ARLINGTON, Texas — Clayton Kershaw cut through the doubters, just like one of his curveballs through the strike zone.
Only took 13 seasons.
One of the most accomplished pitchers in baseball history attained the achievement he had sought most, winning the World Series for the first time when the Los Angeles Dodgers beat the Tampa Bay Rays 3-1 in Game 6 on Tuesday night.
“We won the World Series,” Kershaw said. “I don’t care about legacy, I don’t care about what happened last year, I don’t care about what people think. I don’t care at all, man. We won the World Series. The 2020 Dodgers won the World Series. Who cares about all that other stuff? To be a part of that team? All that other stuff is just pointless. It doesn’t matter. We won. It’s great.”
Kershaw went 2-0 with a 2.31 ERA over 11 2/3 innings in two starts, striking out 14 and walking three.
And he earned his title not far from his hometown of Dallas, with family and friends filling a ticket allotment supplemented with “nosebleed seats.”
Watching from the Dodgers bullpen in right-center field, Kershaw raised both arms and pointed fingers toward the sky, a huge smile across his face. His blue Dodgers sweatshirt still on, he ran through the bullpen door and to the infield to join his jumping teammates.
Manager Dave Roberts shared a moment with Kershaw on the field.
“I just told him how happy I was for him and thanking him and how grateful I was to be beside him and just kind for sharing and he was excited for me as well,” Roberts said.
Kershaw’s honors are too numerous to list on his likely Hall of Fame plaque: a five-time major league ERA champion, including four in a row from 2012-14; a three-time strikeout champion; a two-time 20-game winner in an era when innings are diminished; a pitching triple crown winner in 2011.
An eight-time All-Star; NL Cy Young Award winner in 2011, 2013 and 2014; the 2014 NL MVP. Winner of the 2012 Roberto Clemente and 2014 Marvin Miller Awards for off-the-field achievements focusing on his community and charitable work.
But he entered this year just 9-11 in postseason play, with poor outings in a pair of World Series Game 5s that resulted in a 2017 no-decision and a 2018 defeat.
He responded by going 4-1 with a 2.93 ERA and 37 strikeouts with five walks in 30 2/3 innings this postseason. For the first time since 2015, he wasn’t inserted into a bullpen role when he wasn’t starting. That seemed to ease issues with back pain that has flared up repeatedly for five years.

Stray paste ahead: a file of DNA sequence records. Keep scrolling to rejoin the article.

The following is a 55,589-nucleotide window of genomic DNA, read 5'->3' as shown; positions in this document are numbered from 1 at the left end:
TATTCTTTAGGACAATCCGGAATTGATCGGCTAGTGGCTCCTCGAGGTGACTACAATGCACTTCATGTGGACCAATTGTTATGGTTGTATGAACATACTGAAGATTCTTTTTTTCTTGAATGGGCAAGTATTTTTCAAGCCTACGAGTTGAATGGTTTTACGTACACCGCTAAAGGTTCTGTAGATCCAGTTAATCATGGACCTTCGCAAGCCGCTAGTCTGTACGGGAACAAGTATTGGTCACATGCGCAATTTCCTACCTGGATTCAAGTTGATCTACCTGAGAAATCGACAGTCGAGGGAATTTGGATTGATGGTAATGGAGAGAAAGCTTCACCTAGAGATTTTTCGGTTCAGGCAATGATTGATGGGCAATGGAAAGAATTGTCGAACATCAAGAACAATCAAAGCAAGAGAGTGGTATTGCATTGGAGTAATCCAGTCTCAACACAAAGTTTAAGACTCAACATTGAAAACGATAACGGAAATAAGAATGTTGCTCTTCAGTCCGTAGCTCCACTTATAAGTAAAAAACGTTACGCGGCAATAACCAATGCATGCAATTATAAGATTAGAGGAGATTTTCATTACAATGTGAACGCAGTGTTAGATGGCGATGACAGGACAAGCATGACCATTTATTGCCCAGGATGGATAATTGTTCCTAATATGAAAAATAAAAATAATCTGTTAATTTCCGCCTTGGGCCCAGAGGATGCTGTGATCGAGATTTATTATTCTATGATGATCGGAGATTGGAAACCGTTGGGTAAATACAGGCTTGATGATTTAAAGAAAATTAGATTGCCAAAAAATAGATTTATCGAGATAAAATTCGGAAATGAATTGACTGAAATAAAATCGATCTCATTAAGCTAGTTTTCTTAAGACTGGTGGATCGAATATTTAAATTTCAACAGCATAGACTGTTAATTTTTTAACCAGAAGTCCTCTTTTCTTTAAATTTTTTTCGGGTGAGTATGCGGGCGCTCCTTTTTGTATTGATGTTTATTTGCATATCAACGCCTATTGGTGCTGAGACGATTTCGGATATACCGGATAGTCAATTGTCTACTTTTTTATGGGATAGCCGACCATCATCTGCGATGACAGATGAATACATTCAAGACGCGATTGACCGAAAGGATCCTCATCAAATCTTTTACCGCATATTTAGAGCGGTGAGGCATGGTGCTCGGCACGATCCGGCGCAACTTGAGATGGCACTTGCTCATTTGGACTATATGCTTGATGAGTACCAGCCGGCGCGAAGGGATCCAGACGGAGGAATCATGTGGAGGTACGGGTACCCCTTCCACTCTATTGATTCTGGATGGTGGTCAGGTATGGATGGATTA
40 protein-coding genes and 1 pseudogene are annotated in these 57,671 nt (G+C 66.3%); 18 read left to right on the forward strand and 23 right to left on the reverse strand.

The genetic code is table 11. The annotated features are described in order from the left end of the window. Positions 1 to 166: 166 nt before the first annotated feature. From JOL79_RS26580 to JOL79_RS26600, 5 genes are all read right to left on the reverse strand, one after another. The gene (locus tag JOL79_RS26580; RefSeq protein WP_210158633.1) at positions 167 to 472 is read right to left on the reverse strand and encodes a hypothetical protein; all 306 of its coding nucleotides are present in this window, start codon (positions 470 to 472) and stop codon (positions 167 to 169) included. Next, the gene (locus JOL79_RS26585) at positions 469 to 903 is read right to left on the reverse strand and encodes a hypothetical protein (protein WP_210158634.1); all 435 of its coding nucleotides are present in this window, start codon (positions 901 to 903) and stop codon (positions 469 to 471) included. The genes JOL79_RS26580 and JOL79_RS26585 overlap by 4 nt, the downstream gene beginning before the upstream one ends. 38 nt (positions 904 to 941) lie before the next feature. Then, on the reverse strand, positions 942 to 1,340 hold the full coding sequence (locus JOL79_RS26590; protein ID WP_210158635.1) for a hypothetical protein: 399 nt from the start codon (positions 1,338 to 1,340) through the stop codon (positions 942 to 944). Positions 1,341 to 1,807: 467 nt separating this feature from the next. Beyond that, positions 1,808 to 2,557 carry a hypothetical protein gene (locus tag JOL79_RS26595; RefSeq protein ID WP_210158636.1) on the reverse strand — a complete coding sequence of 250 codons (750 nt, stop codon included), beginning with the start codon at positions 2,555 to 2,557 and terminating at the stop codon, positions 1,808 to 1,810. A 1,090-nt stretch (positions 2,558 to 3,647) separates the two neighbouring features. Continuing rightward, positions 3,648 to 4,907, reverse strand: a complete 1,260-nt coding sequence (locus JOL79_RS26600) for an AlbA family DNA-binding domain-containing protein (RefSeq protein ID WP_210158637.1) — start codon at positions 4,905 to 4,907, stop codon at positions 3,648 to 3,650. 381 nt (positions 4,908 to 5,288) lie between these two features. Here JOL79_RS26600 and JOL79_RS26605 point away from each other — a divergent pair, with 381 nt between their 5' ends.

“Once again, man, it doesn’t matter. All those other years don’t make this any sweeter,” Kershaw said. “Winning the World Series if you’re in the playoffs your first year is just as sweet. This is what we’ve worked for our whole lives. Every one of those guys has worked their whole lives to be a part of a world championship team, myself included.
“The other years are done with — somebody won the World Series, and it wasn’t us — and now we are the ones that won the World Series, and that … I can’t get over saying that, it’s just amazing.”
The Associated Press contributed to this report.
Former All-Star reliever Corey Knebel, 29, traded by Milwaukee Brewers to Los Angeles Dodgers
Corey Knebel, a 29-year-old reliever who was seemingly on his way to being let go by the Milwaukee Brewers, was dealt to the Los Angeles Dodgers moments before the non-tender deadline came and went on Wednesday night.
The reigning World Series champions will send a player to be named later or cash considerations to the Brewers in exchange for a former All-Star, who struggled in his return from Tommy John surgery but might possess some upside.
Knebel broke out with a 1.78 ERA and 126 strikeouts in 76 innings in 2017 but tore his ulnar collateral ligament in March 2019 and spent most of the next 16 months working his way back. His 2020 surface numbers — 6.08 ERA, 15 strikeouts, eight walks and a fastball that averaged less than 95 mph — were discouraging.
But the Dodgers saw signs of Knebel recapturing his old self when he returned from a hamstring injury in early September and believe there are other adjustments they can help him through to trigger a bounce-back season.